Amplifying the IRA: Prioritizing investment in US agricultural innovation

On Tuesday, August 16, President Joe Biden made history by signing the Inflation Reduction Act (IRA) of 2022 into law, setting the stage for the bill to accelerate the clean energy transition and create green jobs. The IRA has the potential to drive down carbon emissions by 40 percent below 2005 levels by 2030, putting the United States back on track to meet its goals and restoring its leadership in the fight against the climate crisis.

Notably, the IRA includes nearly $40 billion in agricultural provisions to bolster climate-smart agriculture,  support a clean energy transition in rural communities, and strengthen climate-smart forestry management. Of this $40 billion, $20 billion will be managed by the US Department of Agriculture to improve agriculture conservation programs. This includes incentives and technical assistance for farmers to adapt sustainable farming practices to reduce methane emissions, increase carbon capture, and optimize the usage of farm inputs. $14 billion will go towards lowering the cost of clean energy and increasing clean energy jobs to support a clean energy transition in rural communities. This includes the single largest investment in biofuels, which will reduce the United States’ dependence on international oil imports. Finally, $5 billion will go towards protecting communities from wildfires, supporting climate-smart forestry, scaling carbon sequestration, building urban climate resilience, and prioritizing historically underserved landowners.

The agriculture sector both contributes to global greenhouse gas (GHG) emissions and plays a key role in sequestering carbon to mitigate a warming climate. In 2020 alone, the US agriculture sector accounted for 11.2 percent—669.5 million metric tons of CO2 equivalent—of the US’s total GHG emissions. Through enhanced soil carbon storage and climate-smart agriculture practices, the agriculture sector has the potential to sequester 250 million metric tons of CO2 annually in the United States. The sector often experiences the worst impacts of climate change, due to extreme weather events (including heat and drought), erratic rainfalls, changes in seasonal temperature, and unpredictable patterns of pest pressure impacting agricultural productivity resulting in lower yields and higher food prices.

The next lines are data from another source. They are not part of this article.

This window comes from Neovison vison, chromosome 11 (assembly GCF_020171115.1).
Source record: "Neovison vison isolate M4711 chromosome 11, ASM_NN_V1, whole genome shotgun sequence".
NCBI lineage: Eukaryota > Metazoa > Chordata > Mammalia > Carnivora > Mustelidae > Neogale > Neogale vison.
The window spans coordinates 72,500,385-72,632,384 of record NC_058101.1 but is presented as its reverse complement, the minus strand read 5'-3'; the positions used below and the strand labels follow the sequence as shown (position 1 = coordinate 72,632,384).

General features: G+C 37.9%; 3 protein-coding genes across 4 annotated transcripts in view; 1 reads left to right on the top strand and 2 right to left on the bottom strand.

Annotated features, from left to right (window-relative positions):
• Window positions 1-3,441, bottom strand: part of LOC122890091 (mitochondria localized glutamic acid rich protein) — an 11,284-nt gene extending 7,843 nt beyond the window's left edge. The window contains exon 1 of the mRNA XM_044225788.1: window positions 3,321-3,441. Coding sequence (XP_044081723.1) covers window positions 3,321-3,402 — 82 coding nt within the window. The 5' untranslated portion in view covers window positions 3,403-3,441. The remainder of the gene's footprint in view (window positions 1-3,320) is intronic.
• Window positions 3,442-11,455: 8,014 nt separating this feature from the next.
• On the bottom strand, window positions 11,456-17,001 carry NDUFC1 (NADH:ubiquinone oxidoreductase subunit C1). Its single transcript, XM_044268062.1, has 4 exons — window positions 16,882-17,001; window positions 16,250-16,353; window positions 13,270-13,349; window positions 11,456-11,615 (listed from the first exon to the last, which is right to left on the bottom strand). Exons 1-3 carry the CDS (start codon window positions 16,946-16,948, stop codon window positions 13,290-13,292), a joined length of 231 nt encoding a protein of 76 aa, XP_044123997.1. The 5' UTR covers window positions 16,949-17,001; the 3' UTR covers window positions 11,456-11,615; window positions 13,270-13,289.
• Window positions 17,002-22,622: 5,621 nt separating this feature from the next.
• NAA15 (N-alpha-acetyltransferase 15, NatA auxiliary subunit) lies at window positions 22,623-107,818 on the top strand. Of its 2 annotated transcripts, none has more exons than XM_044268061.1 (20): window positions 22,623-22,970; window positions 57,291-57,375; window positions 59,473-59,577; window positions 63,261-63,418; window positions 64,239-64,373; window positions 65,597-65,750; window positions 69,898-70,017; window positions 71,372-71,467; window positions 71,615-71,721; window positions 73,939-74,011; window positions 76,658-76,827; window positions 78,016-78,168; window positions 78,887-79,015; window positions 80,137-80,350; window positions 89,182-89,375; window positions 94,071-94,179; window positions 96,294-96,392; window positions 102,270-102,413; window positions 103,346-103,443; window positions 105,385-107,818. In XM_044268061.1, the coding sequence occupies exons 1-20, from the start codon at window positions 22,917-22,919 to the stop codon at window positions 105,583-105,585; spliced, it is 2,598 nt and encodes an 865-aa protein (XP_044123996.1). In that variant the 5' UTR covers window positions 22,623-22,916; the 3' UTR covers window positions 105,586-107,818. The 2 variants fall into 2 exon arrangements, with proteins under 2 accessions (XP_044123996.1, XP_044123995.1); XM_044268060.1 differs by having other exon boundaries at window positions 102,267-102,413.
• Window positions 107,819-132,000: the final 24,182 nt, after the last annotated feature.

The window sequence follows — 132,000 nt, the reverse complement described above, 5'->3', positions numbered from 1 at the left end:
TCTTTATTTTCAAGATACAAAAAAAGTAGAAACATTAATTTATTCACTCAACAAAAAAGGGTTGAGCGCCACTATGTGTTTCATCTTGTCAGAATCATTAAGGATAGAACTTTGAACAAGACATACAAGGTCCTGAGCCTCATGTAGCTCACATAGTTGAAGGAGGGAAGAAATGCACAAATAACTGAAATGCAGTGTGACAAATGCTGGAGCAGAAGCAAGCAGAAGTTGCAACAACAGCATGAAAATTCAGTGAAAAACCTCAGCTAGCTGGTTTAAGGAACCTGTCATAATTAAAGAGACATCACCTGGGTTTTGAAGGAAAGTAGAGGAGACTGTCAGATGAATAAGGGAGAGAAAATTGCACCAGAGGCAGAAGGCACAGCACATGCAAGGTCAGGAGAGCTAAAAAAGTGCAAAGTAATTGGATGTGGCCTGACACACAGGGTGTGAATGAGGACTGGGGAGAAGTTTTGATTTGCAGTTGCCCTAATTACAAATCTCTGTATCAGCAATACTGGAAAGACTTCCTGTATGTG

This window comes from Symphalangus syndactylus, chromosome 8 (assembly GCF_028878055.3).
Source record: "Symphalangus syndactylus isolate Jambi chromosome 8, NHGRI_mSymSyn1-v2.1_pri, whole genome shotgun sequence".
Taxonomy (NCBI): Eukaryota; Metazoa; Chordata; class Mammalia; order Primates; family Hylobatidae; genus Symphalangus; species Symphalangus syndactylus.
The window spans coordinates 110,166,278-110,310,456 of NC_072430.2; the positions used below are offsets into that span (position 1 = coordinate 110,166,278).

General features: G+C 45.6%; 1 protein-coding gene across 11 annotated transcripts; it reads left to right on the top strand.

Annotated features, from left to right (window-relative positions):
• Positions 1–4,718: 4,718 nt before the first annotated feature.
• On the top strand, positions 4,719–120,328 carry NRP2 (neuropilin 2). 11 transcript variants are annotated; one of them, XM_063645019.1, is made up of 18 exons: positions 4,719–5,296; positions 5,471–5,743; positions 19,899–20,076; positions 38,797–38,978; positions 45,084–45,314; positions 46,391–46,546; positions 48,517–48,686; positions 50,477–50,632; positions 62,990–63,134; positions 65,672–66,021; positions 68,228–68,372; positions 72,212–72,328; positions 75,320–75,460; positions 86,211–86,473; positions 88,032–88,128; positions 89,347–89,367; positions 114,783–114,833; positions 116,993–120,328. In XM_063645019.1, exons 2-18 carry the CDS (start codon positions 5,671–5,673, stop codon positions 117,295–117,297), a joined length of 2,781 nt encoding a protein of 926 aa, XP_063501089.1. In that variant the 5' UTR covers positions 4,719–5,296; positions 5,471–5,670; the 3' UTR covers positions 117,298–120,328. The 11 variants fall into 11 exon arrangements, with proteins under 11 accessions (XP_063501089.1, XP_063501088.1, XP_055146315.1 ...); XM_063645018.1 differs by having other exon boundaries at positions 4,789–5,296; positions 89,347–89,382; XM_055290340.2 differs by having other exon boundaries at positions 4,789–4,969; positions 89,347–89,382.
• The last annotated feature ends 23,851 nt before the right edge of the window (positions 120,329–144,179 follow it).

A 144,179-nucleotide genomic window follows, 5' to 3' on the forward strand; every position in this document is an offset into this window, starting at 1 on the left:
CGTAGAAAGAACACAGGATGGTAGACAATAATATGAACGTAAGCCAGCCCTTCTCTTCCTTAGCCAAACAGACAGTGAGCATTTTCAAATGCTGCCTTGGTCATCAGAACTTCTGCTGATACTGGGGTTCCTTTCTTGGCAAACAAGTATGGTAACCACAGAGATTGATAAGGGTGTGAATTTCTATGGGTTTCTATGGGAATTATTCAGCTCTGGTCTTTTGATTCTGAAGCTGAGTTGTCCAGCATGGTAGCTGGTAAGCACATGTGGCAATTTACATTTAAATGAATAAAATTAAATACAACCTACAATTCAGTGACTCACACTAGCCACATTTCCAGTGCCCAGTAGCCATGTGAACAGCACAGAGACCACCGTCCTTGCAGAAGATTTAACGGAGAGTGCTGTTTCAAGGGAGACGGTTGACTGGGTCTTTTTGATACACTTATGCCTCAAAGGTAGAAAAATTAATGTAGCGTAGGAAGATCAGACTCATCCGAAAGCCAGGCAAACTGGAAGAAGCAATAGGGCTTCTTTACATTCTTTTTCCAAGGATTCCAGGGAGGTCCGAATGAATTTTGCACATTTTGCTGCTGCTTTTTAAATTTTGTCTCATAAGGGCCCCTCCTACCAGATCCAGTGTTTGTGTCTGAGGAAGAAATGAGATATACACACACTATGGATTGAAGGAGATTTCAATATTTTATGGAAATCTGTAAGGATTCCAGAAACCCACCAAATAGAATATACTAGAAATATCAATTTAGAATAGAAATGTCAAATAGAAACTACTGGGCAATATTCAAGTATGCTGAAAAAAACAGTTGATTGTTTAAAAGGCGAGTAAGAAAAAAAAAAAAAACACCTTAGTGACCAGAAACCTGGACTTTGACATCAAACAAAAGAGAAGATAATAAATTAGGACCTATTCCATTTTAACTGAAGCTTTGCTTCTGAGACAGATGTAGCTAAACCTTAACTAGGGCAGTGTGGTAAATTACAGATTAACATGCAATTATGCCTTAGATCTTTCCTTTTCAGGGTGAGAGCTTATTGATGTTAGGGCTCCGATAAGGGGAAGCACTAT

This year alone, supply chains have faced significant interruptions as a consequence of the COVID-19 pandemic, Russia’s invasion of Ukraine, and extreme weather events—raising food prices for everyday consumers. And even before the onset of the pandemic, the State of Food Security and Nutrition in the World (SOFI) recorded a rise in world hunger for the third year in a row in 2019. With food prices surging and crop productivity decreasing, there is an urgent need to simultaneously react to the global food crisis of today, while ensuring a more resilient food system for the future.

In response to the global food crisis, leaders around the world have committed to increasing agricultural investments to address food insecurity. At COP26, the United Arab Emirates and the United States announced the launch of a joint initiative, AIM for Climate, to dramatically scale up investment and support climate-smart agriculture and food systems innovation over the course of five years. In May, several international financial institutions (IFIs) released the Action Plan to Address Food Insecurity to deliver an urgent and effective response to food shortages and price spikes spurred by the war in Ukraine. More recently, G7 leaders pledged $4.5 billion to ensure food security around the globe through direct humanitarian assistance and investments in supply chains in the short and medium term.